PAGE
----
Written by Spotloan

The more you buy and bank online, the more your personal information—birthday, social security number, banking account details—is stored online. But how can you protect that data, especially given 2017’s high-profile data security breaches at Equifax, Verizon, Uber, Yahoo, and other companies?

Here are four steps you can take to help safeguard your personal information from hackers.

  1. Never, never, never reuse passwords.

Logging into multiple sites with the same user ID and password is convenient for you. It’s also convenient for hackers. If they steal that user ID and password, they’ve got access to your information across multiple sites.

Unique, strong passwords for each site you use is critical. But coming up with different passwords for every site (and remembering them all) is painful. Password managers Dashlane, 1Password, and LastPass handle the job for you. Each will create complex passwords for each website you use and then stores the login credentials for you. The next time you visit a site, the password manager will automatically log you in. Password managers work on mobile devices, too. You’ll need to create a master password to log into your password manager.

Dashlane, 1Password, and LastPass offer some level of free service. But most features require a premium plan, about $2 to $3 per month.

Be aware: Password managers and their browser extensions aren’t 100 percent bulletproof. Also, web browsers such as Google Chrome and Apple Safari will create and store passwords for you for free and log you into your sites. They’re not bulletproof either (nothing on the internet is). But either option—password manager or your browser’s password feature—is far better than reusing the same ID and password repeatedly.

2. Turn on two-factor authentication.

Gmail, Yahoo, Outlook, and other online services offer two-factor authentication (also known as two-step verification). Two-factor authentication adds an extra level of security beyond passwords. Along with your unique, strong password, sites that support two-factor authentication will also text you a one-time code. You must enter the code to complete the login process.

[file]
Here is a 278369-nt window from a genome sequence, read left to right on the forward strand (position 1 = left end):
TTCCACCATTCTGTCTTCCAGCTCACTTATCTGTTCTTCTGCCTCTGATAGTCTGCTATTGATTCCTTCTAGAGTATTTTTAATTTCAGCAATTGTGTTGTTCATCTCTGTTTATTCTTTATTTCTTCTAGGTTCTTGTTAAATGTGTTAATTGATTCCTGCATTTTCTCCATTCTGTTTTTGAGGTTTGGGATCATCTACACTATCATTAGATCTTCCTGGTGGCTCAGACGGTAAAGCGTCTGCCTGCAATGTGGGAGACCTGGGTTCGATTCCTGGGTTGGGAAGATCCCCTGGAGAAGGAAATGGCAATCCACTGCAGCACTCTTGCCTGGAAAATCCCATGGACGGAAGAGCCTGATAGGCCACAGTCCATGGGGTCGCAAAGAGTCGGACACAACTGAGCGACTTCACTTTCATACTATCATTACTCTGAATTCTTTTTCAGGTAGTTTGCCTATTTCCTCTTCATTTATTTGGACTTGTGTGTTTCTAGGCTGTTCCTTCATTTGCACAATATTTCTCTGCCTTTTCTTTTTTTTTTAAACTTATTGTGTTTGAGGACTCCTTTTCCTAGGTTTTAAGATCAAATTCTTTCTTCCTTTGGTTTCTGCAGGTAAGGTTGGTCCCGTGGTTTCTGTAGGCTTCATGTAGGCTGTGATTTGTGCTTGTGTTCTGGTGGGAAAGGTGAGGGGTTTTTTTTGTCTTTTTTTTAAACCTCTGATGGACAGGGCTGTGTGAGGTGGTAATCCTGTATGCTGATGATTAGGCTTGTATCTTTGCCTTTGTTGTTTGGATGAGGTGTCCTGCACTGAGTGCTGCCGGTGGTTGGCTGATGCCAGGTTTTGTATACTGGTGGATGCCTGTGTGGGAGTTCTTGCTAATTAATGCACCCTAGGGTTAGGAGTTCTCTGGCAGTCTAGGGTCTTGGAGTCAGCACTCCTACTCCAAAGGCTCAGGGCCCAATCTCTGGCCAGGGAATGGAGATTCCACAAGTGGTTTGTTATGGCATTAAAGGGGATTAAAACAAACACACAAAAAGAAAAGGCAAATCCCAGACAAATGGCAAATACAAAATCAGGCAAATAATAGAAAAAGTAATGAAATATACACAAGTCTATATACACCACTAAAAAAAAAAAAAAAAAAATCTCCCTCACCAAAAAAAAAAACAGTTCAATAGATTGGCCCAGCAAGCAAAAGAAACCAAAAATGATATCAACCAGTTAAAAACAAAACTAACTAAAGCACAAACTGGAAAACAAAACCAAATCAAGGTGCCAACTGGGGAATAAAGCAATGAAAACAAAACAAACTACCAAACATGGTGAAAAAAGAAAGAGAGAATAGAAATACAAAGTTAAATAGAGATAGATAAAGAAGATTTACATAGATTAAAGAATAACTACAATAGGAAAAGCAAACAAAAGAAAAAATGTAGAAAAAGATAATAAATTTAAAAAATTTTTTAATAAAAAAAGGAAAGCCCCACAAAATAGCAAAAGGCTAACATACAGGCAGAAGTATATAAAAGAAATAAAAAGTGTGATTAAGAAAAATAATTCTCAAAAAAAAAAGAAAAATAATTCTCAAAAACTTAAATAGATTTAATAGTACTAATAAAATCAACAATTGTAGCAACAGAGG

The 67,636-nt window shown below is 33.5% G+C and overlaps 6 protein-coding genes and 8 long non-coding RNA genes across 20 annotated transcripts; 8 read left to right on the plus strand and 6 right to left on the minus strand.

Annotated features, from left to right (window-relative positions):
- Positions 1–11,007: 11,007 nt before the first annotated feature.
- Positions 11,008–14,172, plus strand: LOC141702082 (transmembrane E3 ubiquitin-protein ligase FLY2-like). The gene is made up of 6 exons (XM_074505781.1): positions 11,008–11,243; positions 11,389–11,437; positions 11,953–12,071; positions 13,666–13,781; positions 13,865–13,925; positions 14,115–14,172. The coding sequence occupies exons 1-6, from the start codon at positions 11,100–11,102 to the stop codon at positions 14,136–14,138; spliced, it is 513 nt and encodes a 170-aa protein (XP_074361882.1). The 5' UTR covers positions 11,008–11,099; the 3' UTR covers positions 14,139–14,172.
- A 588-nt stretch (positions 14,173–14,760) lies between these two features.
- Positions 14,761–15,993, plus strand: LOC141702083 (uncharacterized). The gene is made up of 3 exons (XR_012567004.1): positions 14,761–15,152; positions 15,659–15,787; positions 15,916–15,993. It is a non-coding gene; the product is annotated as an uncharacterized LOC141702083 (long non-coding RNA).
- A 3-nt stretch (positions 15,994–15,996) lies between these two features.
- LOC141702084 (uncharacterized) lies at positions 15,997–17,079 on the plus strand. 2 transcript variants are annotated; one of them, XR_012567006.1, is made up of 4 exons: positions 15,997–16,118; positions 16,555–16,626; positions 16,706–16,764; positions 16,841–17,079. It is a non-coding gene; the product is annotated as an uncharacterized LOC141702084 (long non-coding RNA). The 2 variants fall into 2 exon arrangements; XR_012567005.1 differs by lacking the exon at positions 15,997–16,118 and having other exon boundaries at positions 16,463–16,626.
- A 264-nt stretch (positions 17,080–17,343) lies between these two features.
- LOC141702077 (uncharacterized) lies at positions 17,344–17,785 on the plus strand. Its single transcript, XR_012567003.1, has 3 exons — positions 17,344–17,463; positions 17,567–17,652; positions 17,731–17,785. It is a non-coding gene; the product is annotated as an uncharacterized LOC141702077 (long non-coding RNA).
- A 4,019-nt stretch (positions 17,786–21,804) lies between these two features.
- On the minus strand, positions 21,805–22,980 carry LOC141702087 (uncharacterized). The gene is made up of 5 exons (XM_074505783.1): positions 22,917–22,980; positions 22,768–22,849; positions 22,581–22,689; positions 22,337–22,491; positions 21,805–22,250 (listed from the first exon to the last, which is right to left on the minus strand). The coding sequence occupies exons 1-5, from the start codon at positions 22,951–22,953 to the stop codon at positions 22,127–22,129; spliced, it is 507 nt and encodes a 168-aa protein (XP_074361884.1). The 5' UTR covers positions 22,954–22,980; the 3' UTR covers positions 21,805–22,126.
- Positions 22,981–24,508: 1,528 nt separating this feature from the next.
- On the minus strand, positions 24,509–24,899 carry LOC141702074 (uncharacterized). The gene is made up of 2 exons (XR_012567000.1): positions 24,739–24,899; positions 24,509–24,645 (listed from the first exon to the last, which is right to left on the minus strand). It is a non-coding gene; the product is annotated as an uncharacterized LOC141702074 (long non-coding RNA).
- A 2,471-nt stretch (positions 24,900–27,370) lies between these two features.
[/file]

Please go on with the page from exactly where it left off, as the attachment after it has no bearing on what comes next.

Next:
While this sounds like a hassle, it’s usually not. In most cases, two-factor authentication kicks in only when you’re logging in from a computer or browser that you’ve not used before to log into a given site. In some cases, two-factor authentication is triggered once a month. But some financial institutions, like Wells Fargo, require an access code every time you log in—if you opt into two-factor authentication. (You’re not required to use two-factor authentication, and the bank does give you options.)

To find out if a site offers two-factor authentication, do a Google search with the site’s name followed by two-factor authentication. Like this: Gmail 2 factor authentication.

3. Add a strong passcode to your smartphone.

Increasingly, we’re storing more personal information on our smartphones. The problem is, what happens to that information if you lose your phone (or it’s stolen)?

It’s essential to use a numeric or alphanumeric (numbers and characters) passcode lock on your phone. A four-digit passcode is fine, but a six-digit code is stronger. The more digits, the harder it is for a thief to crack the code. You can create even longer passcodes on iPhones and Android smartphones.

4. Learn how to identify phishing emails.

Phishing emails, on the surface, often look like legitimate emails from a bank or other organization. In reality, the email is designed to trick you into clicking a link embedded in the email. Once you click the link, you may be taken to a bogus website and asked to enter your login credentials. If you do, you’re likely giving your login credentials to a criminal.

So how do you spot a phishing email? By reading the email carefully, you might notice a misspelled word or other grammatical error—a tip-off that it’s not legitimate.

To be safe, avoid clicking links embedded in emails whenever possible. If you spot a phishing message in your inbox, mark it as spam or, if you have the option, as a phishing email.